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NES Ledtris

Classic NES version of Tetris on a DIY LED Matrix Display

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I wanted to make my own luggable matrix display to play Tetris on. It had to be the NES version and it had to show the next block and the score.

Design Requirements

I came up with the following requirements. In addition it should use off-the-shelf hardware, be reliable, fairly robust and compact.

Must Have

  1. Custom LED Matrix Display
  2. A way to drive it
  3. The NES version of Tetris

Should have

  1. Graphics streamed from NES emulator
  2. Sound
  3. Controller support
  4. Usable with any laptop/computer
  5. Minimal color bleed between pixels

Could have

  1. Block Preview
  2. Score Display
  3. Hi-Score Display
  4. Integrated Speaker

Won't Have

  1. Support for multiple emulators
  2. Block statistics display
  3. Multiplayer ( NES version does not support this )

Initial design

The basic idea is to have led strips stuck on a plate with a diffuser on top. These are driven by a micro-controller which receives data from a laptop/computer running emulator and some kind of custom script.

Emulator

For the emulator I choose FCEUX, because it emulates Tetris very accurately, it has sound, joystick support and can be built for many platforms including raspberry pi. It also has a built in Lua interpreter which allows me to read pixels from the screen and send them to a serial port.

LED Strips

I used WS2812B LED strips, because they are widely available and fairly straightforward to drive. The LED strips act as a big shift register with individually addressable LEDs. They generate quite a lot of heat, so I decided to stick them on a sheet of aluminium to act as a heat sink.

Micro-Controller

People have written libraries for driving WS2812B chips for almost every platform, so I had a lot of options. In the end I settled with Arduino/AVR8. For the Arduino I used the Neopixels library and for the bare-metal AVR I used the light_ws2812 library. I had some ATMega16's so I used one of those. It has just enough RAM to hold 200 pixel values and then some.

Power Supply

There are really cheap 5 V power supplies designed specifically for powering these LED strips. Each LED draws 60 mA at full intensity, so a 12 A power supply is required for powering all 200 LEDs. I will also power the micro-controller, the score display and the Block Preview display from this supply, so max power will be a little over 12 A. I don't plan on running the display on max brightness, so it will probably draw around 4 - 6 A.

Score Display

I had some salvaged seven segment displays from another project. The score display in the game has 6 digits, so I combined two 3 digit displays. I could have used the micro-controller to drive the display directly, but I'd still need a chip for multiplexing, so I opted for a simpler solution: The MAX7219 display driver. It has an SPI-like interface for writing to the display.

Block Preview Display

This could not be simpler: A 4x2 LED matrix using the same structure as the large matrix. It could even be chained to the data-out pin of the large LED matrix.

  • 1 × LED strip WS2812B 300LED 5M (important for the spacing of the LEDs)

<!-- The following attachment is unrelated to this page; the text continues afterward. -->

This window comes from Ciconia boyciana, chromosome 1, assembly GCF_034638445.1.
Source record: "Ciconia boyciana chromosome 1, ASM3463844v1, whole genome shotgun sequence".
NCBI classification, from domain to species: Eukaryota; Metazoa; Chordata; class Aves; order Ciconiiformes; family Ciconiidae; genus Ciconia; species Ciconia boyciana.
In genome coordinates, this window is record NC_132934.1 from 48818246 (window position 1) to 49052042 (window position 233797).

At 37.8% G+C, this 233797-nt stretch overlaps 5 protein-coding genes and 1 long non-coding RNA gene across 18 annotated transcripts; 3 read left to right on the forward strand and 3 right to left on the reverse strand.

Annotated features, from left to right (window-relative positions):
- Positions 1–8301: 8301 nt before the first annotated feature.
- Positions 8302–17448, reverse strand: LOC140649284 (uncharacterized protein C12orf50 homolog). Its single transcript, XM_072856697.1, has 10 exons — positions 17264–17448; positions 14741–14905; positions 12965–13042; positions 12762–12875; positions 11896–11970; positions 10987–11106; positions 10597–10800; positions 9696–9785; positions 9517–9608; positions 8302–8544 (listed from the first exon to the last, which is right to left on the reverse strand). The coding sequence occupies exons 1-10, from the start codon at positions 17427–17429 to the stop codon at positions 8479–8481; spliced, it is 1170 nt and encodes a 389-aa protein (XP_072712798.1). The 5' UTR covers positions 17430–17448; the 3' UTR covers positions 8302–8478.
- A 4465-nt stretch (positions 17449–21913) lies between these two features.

• 1 × Microcontroller Arduino Compatible _or_ ATMega16
  • 1 × Power Supply 5 V @ 12 A

  • PCBs are here!

    Koen van Vliet03/25/2017 at 14:03 0 comments

    Today the printed circuit boards came in the mail. I am still waiting for some of the components, which I ordered from various Ebay sellers.

  • Ordering PCBS

    Koen van Vliet03/04/2017 at 13:46 0 comments

    I recently designed a PCB with a score display, ATmega8 and a USB->serial converter (I chose to use a CH-340, because it's ridiculously cheap.) The score display consists of a 6 digit seven segment display driven by a MAX7219. I could have driven it using the ATmega8, but I would still need a bunch of transistors to drive the cathodes of the display, so in the end this was the cleanest solution.

    I will release the gerbers once I have tested these boards.

  • Build Instructions and Source Code Released!

    Koen van Vliet02/20/2017 at 20:30 0 comments

    Today I released the build instructions and source code along with all the required CAD files. You fork this and adapt it to work with your display if you already have one. You will need at least 10x20 LEDs for this to work.

    View source and build instructions at: https://bitbucket.org/keoni29/ledtris

  • Burning some plywood & Square Pixels!

    Koen van Vliet02/17/2017 at 21:31 0 comments

    The led displays are done now. The repo containing all sourcecode and cad files will be public next week.

    I used the lasercutter at school to create a wooden grid. This grid makes the pixels look nice and square. A white diffuser is placed on top and everything is bolted together.


  • It's playable!

    Koen van Vliet02/01/2017 at 11:18 0 comments

    I threw together a quick test setup with the LED matrix on a makeshift stand and an Arduino driving the WS2812B. It appears to be working up to about 20-30fps. I should have about 3ms of left-over processing time at 60fps, but there seems to be an optimization issue here.
    Edit: This appears to be a limitation of the WS2812B.


    Here's a video of the test setup:

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